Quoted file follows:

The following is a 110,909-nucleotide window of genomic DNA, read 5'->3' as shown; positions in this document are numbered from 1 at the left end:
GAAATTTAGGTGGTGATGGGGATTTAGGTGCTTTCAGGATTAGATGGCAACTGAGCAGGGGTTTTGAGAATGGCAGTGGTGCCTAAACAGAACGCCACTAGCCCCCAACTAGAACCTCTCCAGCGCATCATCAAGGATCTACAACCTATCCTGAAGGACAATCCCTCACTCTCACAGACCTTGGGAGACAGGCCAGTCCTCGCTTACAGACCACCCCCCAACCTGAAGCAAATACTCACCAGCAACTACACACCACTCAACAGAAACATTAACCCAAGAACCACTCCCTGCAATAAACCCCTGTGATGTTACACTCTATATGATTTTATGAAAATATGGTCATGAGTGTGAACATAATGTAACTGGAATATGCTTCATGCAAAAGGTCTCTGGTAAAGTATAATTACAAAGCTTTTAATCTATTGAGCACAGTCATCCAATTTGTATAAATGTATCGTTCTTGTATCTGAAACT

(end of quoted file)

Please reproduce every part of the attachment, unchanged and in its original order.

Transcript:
The following is a 110,909-nucleotide window of genomic DNA, read 5'->3' as shown; positions in this document are numbered from 1 at the left end:
GAAATTTAGGTGGTGATGGGGATTTAGGTGCTTTCAGGATTAGATGGCAACTGAGCAGGGGTTTTGAGAATGGCAGTGGTGCCTAAACAGAACGCCACTAGCCCCCAACTAGAACCTCTCCAGCGCATCATCAAGGATCTACAACCTATCCTGAAGGACAATCCCTCACTCTCACAGACCTTGGGAGACAGGCCAGTCCTCGCTTACAGACCACCCCCCAACCTGAAGCAAATACTCACCAGCAACTACACACCACTCAACAGAAACATTAACCCAAGAACCACTCCCTGCAATAAACCCCTGTGATGTTACACTCTATATGATTTTATGAAAATATGGTCATGAGTGTGAACATAATGTAACTGGAATATGCTTCATGCAAAAGGTCTCTGGTAAAGTATAATTACAAAGCTTTTAATCTATTGAGCACAGTCATCCAATTTGTATAAATGTATCGTTCTTGTATCTGAAACT